How to effectively establish a medical practice

Key takeaways

  • Determining the best structure of a new medical practice and effectively implementing that structure is a significant factor in determining its long-term success.
  • Industry knowledge and expertise in practice establishment and operational requirements allows doctors to focus on their core business of treating patients and practising medicine.
  • A checklist which covers everything that needs to be considered before opening a new general or specialist medical practice.

There are now more general and specialist medical group practices opening than ever before.

The success of each of these is as much about the way it is established and operated from the opening of the practice, as much as it is about patient care and practising medicine.

Throughout our 28 year history, we have worked with many clients in the medical industry. However, over the past decade, this has become a significant and stronger focus for us resulting in our team gaining a wealth of experience and being genuine specialists in this industry.

The barriers to entry for the establishment of new practices have decreased significantly with improved IT platforms, practice management software and consulting providers, coupled with increases in placements at tertiary institutions causing practice numbers to increase significantly.

As just one example the GP headcount in Australia for the 2017-18 period was 36,938 (full service equivalent 25,149), an increase from the figure of 24,308 (FSE 16,449) a decade earlier.

As the population grows, so too do the demands on health professionals. As we face a higher percentage of the population reaching older ages than ever before, these demands will continue to rise to further unprecedented levels.

A general or specialist practice can be a minefield of legal issues if the right structures and a strong understanding of the legal obligations on the medical practice are not in place along with a robust set of documents underpinning the chosen structure.

The last thing a doctor should be worried about when dealing with the health and wellbeing of their patients, is compliance.

While much of it is common sense, in our experience there are often surprising and sometimes significant holes in the knowledge some doctors have about their legal, compliance, reporting and risk obligations.

Some areas to consider are patient records, data retention and breach obligations, employee, independent contractor and super obligations and documents, billing and tax effective structuring, service fees and agreements, premises, fit-out and leasing and so on.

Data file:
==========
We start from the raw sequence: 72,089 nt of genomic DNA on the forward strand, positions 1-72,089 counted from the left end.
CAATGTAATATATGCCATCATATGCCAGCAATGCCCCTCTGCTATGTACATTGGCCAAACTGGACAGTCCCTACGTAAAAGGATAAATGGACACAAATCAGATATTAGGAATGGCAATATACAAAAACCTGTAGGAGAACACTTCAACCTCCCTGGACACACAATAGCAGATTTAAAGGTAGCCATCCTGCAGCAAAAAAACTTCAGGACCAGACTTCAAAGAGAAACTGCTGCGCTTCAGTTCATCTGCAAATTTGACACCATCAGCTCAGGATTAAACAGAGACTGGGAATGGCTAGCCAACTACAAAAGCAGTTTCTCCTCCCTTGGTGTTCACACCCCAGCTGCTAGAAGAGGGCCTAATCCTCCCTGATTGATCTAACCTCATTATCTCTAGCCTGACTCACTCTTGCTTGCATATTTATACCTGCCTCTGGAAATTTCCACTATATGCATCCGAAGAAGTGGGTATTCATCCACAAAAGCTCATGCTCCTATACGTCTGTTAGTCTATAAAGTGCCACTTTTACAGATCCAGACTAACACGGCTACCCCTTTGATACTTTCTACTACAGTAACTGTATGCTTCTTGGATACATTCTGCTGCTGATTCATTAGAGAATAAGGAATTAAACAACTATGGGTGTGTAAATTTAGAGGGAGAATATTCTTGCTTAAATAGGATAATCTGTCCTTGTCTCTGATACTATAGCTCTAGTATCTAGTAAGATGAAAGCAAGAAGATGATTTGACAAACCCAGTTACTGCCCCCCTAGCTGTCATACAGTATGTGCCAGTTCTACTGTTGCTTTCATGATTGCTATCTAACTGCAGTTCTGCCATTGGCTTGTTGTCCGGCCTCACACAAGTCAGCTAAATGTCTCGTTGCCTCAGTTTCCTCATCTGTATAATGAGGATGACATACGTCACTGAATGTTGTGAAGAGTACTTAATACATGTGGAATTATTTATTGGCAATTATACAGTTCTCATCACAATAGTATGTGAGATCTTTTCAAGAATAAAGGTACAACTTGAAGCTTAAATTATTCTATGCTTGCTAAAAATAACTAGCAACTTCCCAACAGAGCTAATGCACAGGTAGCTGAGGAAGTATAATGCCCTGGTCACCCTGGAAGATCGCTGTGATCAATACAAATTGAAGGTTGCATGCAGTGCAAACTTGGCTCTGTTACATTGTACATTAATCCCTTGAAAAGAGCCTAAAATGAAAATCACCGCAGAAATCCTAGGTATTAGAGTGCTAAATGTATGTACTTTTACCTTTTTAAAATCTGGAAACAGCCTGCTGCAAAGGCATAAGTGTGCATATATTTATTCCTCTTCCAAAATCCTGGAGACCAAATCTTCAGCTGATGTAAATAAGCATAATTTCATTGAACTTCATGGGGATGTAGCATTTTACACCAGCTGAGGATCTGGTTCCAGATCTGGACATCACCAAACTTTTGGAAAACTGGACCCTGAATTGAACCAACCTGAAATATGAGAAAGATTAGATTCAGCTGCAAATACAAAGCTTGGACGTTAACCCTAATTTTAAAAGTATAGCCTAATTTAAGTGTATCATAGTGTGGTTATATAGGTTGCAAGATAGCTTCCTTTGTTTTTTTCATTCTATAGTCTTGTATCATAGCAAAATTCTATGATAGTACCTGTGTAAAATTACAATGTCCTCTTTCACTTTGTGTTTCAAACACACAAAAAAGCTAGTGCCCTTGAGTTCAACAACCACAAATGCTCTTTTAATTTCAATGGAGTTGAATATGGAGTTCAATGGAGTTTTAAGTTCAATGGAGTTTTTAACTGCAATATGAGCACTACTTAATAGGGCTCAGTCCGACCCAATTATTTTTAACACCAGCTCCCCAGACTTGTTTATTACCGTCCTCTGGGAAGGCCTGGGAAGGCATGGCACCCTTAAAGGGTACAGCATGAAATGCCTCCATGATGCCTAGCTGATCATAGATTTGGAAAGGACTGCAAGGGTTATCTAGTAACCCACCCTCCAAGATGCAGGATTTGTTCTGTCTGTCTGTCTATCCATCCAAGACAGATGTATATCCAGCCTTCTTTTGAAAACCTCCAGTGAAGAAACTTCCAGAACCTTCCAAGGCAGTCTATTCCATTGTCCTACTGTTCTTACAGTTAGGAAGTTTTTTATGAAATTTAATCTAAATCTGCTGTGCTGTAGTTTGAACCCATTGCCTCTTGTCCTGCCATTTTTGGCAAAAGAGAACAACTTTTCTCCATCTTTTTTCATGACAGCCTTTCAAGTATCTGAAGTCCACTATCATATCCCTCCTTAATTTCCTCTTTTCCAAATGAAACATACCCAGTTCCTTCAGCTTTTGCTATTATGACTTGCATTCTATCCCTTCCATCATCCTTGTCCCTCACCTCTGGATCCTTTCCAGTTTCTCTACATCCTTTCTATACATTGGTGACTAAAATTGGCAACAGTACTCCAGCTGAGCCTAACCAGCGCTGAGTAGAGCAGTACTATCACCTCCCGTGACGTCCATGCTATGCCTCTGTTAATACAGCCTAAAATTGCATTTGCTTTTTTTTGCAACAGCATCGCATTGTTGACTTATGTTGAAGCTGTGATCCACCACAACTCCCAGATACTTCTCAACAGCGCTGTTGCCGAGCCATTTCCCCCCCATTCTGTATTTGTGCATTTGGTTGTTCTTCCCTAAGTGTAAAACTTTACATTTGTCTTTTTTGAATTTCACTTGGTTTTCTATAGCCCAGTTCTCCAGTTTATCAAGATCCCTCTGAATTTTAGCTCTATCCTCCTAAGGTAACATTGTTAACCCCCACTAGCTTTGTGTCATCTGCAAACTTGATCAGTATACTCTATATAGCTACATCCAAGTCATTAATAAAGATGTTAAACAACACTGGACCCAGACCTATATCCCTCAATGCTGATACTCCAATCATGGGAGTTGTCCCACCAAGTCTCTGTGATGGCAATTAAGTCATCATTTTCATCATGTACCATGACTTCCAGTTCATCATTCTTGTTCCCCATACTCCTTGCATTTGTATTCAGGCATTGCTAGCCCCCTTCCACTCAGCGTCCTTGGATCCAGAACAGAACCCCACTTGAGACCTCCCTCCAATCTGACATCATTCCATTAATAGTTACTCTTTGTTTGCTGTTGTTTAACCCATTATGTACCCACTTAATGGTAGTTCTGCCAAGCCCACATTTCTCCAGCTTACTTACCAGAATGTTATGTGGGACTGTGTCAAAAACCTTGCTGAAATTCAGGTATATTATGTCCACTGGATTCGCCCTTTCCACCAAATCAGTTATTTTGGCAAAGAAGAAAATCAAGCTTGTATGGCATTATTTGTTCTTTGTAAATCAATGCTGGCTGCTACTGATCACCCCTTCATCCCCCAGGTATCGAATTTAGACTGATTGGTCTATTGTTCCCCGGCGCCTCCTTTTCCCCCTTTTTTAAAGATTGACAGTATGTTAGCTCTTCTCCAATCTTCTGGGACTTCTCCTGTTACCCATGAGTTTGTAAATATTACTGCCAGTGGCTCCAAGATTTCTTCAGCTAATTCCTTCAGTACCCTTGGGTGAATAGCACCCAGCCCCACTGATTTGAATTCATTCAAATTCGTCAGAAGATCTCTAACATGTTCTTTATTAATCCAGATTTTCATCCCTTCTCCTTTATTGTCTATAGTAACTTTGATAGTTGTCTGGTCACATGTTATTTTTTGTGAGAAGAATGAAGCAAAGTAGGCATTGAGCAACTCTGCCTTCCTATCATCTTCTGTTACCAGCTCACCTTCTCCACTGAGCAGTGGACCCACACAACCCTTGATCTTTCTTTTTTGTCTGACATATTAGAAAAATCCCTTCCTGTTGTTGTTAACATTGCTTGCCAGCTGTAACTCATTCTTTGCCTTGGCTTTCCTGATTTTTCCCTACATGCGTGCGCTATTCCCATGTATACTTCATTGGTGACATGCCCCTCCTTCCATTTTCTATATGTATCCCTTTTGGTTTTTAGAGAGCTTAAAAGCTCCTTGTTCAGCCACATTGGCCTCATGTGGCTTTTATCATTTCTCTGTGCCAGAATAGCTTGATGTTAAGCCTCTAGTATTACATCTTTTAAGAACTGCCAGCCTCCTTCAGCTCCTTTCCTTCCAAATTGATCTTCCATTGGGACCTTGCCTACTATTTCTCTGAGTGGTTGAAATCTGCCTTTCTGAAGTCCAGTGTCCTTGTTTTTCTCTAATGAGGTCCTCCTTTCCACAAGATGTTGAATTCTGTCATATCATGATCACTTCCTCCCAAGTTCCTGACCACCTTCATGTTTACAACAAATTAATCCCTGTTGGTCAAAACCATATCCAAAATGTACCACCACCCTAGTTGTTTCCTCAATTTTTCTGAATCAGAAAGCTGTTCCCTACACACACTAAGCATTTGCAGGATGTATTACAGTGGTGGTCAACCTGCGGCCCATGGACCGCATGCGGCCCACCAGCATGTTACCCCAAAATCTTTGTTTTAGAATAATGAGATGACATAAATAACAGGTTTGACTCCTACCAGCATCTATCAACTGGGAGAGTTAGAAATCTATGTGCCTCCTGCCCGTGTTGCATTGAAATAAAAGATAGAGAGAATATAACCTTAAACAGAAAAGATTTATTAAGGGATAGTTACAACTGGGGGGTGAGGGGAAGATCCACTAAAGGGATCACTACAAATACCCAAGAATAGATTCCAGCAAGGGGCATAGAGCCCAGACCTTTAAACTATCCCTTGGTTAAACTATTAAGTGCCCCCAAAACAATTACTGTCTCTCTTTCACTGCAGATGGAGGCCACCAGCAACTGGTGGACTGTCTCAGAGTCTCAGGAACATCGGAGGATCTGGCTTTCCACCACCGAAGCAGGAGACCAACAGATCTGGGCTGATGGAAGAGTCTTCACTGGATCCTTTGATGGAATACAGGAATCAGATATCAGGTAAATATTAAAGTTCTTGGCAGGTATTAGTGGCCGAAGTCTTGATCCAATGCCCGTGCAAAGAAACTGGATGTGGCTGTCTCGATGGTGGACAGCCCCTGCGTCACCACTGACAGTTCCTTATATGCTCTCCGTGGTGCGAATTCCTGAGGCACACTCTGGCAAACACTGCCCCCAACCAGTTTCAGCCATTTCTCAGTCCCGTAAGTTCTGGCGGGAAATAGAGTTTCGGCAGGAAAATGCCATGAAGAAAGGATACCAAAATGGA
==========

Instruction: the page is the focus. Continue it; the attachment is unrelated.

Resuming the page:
Conversely, a lack of legal knowledge or input from a professional may also mean many doctors do not fully understand their rights as consumers themselves.

Take for example a doctor leasing premises and what rights they have as tenants during negotiations and once a lease is entered into. They should seek advice with such matters, even if they are their own landlord. The ATO will scrutinise lease arrangements if related parties are involved, especially if a self-managed super fund is the owner of a practice's real estate.

We are also in a time where we are facing the 'corporatising of medicine' with large companies running super-sized clinics. While these are seen as a threat by many, they are also recognised as an opportunity for those who are able to offer boutique health services with a more personal touch.

The truth is different sized businesses work for different doctors, employees and patients. Within the medical field, there are plenty of large corporates willing to offer transactional medical services, which are prompt and potentially more cost effective. There are also many smaller practices where the focus is on the individual, patient care and trusted relationships.

Regardless of the size, it is essential that the structures are in place to ensure effective management and compliance and in turn allowing doctors to focus on their core business of caring for patients and practising medicine.

We believe the best way to find out what is needed and what has worked for many others is to speak with people who have the experience. It truly could be the difference between opening your doors and welcoming your first patient by your project deadline or the practice not succeeding.

To help doctors understand their legal and statutory obligations, we have developed a free checklist which covers all the basics of what needs to be considered before opening a new general or specialist medical practice.

The checklist includes:

  • The areas you will need consultants in - accounting, tax, IT, recruitment and the law
  • The structure under which the company should be formed – for example shareholder agreements and service agreements
  • Accounting, tax and real estate
  • Utilities and other suppliers
  • Accounting software
  • Insurance - for what and how much
  • IT systems
  • Staffing requirements.

If you would like to see the full checklist, contact us here for a copy.

The information in this blog is intended only to provide a general overview and has not been prepared with a view to any particular situation or set of circumstances. It is not intended to be comprehensive nor does it constitute legal advice. While we attempt to ensure the information is current and accurate we do not guarantee its currency and accuracy. You should seek legal or other professional advice before acting or relying on any of the information in this blog as it may not be appropriate for your individual circumstances.